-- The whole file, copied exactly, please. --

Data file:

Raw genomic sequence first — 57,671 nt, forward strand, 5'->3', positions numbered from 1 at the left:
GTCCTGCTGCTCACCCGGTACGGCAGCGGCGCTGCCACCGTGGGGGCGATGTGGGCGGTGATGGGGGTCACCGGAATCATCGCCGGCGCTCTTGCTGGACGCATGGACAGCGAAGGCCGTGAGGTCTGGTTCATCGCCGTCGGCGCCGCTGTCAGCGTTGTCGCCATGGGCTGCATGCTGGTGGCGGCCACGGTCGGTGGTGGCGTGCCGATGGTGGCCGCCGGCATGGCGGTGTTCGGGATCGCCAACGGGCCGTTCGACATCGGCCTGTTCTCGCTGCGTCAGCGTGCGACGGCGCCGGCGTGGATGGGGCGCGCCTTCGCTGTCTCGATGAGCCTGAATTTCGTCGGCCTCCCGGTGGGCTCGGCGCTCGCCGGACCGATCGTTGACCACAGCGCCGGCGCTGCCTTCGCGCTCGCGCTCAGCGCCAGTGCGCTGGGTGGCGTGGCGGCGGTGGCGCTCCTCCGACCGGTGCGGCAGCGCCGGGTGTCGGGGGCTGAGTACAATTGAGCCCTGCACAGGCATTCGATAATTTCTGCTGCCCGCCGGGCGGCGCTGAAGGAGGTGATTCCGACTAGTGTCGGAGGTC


Raw genomic sequence first — 57,671 nt, forward strand, 5'->3', positions numbered from 1 at the left:
GTCCTGCTGCTCACCCGGTACGGCAGCGGCGCTGCCACCGTGGGGGCGATGTGGGCGGTGATGGGGGTCACCGGAATCATCGCCGGCGCTCTTGCTGGACGCATGGACAGCGAAGGCCGTGAGGTCTGGTTCATCGCCGTCGGCGCCGCTGTCAGCGTTGTCGCCATGGGCTGCATGCTGGTGGCGGCCACGGTCGGTGGTGGCGTGCCGATGGTGGCCGCCGGCATGGCGGTGTTCGGGATCGCCAACGGGCCGTTCGACATCGGCCTGTTCTCGCTGCGTCAGCGTGCGACGGCGCCGGCGTGGATGGGGCGCGCCTTCGCTGTCTCGATGAGCCTGAATTTCGTCGGCCTCCCGGTGGGCTCGGCGCTCGCCGGACCGATCGTTGACCACAGCGCCGGCGCTGCCTTCGCGCTCGCGCTCAGCGCCAGTGCGCTGGGTGGCGTGGCGGCGGTGGCGCTCCTCCGACCGGTGCGGCAGCGCCGGGTGTCGGGGGCTGAGTACAATTGAGCCCTGCACAGGCATTCGATAATTTCTGCTGCCCGCCGGGCGGCGCTGAAGGAGGTGATTCCGACTAGTGTCGGAGGTC